Today, Monday, April 12, the NC Chamber, the NC Chamber Legal Institute, and a coalition of organizations with shared interests in protecting our state’s well-balanced civil liability system sent a joint letter to members of the N.C. Senate urging them to oppose Senate Bill 477. This damaging bill, which was introduced on April 1, would not only raise litigation costs for businesses at a time when many are still struggling to overcome the trials of COVID-19 – it would also upend a major competitive advantage for our state and undermine efforts to reestablish a top-10 business legal climate in North Carolina.
“This harmful bill seeks to abandon North Carolina’s longstanding adherence to the ‘contributory negligence’ doctrine, a key doctrine setting our state apart from the competition on the fairness and judiciousness of our civil liability system,” the letter states. “We respectfully ask that you stand strong in protecting this important doctrine at the core of North Carolina’s balanced and fair civil liability system, either by shelving or voting against Senate Bill 477 and the threat it poses to our continued competitiveness.”
View the full letter here.
The letter provides a detailed overview of “contributory negligence” and the balance it brings to North Carolina’s civil liability system. It suffices to say here, however, that this doctrine is a vital component in a carefully established system of legal checks and balances designed to fairly determine negligence in personal injury lawsuits. And this system has long provided both plaintiffs and defendants in North Carolina with equitable pathways to pursue their desired outcomes while encouraging reasonable settlements that distribute costs justly and sensibly.
We thank the co-signers of this letter for standing together to ensure our state’s lawmakers fully understand the critical nature of this issue to the business community. It is our hope – and sincere belief – that members of the General Assembly will demonstrate the same sound judgment to protect our balanced civil liability system that they have shown when making countless other policy decisions whose outcomes have helped shape North Carolina into the best state in the nation to grow a business.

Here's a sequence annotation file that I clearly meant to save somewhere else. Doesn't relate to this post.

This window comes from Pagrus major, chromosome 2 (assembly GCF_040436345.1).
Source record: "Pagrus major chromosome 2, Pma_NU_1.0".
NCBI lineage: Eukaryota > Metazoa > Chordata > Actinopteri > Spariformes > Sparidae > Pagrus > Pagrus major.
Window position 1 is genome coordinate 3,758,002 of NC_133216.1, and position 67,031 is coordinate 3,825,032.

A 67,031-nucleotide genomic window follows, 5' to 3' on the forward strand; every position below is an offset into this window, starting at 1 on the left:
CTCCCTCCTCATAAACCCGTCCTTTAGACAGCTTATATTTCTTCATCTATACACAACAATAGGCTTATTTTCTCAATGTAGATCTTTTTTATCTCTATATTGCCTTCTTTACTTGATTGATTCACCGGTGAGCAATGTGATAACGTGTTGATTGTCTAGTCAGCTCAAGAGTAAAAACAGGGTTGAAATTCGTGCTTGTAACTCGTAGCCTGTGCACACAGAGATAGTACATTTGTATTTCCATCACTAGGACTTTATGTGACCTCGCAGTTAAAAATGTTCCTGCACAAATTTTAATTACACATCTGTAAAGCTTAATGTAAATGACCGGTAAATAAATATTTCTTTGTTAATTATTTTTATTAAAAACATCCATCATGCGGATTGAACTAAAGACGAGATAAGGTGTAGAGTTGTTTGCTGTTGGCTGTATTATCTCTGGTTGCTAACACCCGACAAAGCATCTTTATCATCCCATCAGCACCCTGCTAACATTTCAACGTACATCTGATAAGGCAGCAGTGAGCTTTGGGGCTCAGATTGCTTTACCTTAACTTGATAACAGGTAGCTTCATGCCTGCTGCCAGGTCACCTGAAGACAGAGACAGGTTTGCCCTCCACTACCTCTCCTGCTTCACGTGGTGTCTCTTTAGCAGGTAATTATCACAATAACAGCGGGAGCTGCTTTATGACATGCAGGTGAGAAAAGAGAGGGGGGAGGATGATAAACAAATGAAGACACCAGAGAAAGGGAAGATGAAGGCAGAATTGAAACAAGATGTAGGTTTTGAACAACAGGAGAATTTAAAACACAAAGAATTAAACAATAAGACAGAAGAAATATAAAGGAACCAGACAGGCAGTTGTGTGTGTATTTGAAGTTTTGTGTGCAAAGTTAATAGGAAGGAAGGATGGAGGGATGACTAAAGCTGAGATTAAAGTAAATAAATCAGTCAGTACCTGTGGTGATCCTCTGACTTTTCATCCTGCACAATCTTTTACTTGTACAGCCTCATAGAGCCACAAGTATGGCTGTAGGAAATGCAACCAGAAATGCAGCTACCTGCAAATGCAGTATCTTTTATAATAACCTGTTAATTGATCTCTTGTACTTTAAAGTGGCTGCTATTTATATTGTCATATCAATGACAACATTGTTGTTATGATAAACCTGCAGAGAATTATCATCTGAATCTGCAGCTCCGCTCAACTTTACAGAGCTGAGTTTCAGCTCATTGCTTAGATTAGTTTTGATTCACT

Senate Bill 477 is, in many ways, emblematic of the threats to North Carolina’s legal climate that can crop up at any time and exact a damaging toll on job creators and the engines of economic growth in our state. The NC Chamber’s advocacy team keeps a vigilant watch for these threats at the General Assembly, while also working to advance legislation that protects and enhances our legal climate. You can learn more about the NC Chamber’s focus on legal climate advocacy here, as part of the full list of items on our 2021 legislative agenda.
Of course, legal threats – and opportunities – can also arise from activity in the court system. In fact, in one 2019 lawsuit, Saunders v. Hull Property Group, a plaintiff who a jury determined had contributed to their own injury petitioned the N.C. Supreme Court to take up their case, in an attempt to litigate essentially the same harmful policy outcome at stake in Senate Bill 477. Fortunately, the NC Chamber Legal Institute (CLI) watches for these threats in the courts, just as the NC Chamber watches for them at the legislature. The CLI closely monitored this lawsuit and stood ready to intervene if needed, which ultimately proved unnecessary.
The next case cropping up may well require a business intervention, however. To find out more about the CLI’s efforts to guard against threats and support pro-business outcomes in the courts – as well as the benefits you stand to gain from engaging in these efforts – click here or contact NC Chamber Legal Institute President Ray Starling at firstname.lastname@example.org